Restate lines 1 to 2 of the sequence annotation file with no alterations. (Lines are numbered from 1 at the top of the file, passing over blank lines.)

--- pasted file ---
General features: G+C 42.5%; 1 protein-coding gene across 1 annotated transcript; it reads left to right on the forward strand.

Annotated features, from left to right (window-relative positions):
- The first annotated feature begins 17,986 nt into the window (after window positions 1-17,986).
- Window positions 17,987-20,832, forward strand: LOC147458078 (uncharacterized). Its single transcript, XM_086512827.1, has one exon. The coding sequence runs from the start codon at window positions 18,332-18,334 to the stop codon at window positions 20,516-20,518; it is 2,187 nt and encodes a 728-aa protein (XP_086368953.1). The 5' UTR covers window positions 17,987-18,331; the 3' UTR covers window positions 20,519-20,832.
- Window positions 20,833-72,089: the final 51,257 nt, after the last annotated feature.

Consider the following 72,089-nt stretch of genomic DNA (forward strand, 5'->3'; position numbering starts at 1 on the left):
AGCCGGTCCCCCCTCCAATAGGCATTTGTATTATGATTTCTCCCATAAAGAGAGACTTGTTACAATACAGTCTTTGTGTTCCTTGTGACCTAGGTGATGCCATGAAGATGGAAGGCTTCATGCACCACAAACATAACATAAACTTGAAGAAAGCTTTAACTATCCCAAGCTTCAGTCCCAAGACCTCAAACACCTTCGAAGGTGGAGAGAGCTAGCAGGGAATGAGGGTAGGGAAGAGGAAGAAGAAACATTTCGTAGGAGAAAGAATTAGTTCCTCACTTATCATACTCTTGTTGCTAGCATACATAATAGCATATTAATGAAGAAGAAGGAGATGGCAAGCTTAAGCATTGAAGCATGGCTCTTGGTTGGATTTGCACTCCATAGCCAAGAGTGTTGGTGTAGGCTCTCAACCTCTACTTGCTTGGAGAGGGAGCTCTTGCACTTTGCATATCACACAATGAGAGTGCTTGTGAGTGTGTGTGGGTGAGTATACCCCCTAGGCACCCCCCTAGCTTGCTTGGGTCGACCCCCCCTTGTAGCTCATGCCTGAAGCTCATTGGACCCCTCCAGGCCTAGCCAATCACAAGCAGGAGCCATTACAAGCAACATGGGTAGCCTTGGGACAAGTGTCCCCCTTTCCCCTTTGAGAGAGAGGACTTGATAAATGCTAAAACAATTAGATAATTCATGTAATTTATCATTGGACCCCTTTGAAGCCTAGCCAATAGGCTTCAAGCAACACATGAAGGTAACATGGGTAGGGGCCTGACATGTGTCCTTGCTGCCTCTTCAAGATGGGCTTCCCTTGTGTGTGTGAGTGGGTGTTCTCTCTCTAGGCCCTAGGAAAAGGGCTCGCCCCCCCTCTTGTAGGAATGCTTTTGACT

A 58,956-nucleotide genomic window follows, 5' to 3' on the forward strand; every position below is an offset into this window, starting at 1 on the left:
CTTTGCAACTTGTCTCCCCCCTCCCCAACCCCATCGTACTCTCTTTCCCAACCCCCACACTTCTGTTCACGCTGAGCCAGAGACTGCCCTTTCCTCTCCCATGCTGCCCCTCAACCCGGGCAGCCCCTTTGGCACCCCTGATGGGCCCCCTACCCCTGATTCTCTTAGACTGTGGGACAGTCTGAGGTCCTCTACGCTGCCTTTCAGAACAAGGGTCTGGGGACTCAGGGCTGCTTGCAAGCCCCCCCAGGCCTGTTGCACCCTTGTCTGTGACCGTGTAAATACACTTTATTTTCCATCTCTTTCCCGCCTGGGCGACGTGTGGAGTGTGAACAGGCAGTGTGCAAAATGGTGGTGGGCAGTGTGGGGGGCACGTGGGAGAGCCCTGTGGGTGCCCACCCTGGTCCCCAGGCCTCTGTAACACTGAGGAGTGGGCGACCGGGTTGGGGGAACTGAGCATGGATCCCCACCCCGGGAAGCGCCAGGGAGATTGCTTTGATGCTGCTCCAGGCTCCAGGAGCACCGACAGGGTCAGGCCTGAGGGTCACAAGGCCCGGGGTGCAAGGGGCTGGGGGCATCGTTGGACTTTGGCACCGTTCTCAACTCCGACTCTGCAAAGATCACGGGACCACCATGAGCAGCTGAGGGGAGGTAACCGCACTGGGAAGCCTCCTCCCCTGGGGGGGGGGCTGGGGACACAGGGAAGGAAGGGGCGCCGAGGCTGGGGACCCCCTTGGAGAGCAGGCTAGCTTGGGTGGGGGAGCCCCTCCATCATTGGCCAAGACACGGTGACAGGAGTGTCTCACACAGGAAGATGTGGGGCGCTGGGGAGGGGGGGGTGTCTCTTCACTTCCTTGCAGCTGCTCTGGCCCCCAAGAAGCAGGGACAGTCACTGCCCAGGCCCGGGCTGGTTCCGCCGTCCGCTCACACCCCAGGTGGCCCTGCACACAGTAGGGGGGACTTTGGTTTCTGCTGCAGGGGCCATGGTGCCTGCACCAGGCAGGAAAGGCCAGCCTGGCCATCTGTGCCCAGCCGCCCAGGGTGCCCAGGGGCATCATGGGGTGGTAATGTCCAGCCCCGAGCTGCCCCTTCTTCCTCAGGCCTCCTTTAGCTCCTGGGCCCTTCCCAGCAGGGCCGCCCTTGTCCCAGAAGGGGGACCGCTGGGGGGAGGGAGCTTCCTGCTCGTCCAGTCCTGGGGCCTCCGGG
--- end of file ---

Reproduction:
General features: G+C 42.5%; 1 protein-coding gene across 1 annotated transcript; it reads left to right on the forward strand.

Annotated features, from left to right (window-relative positions):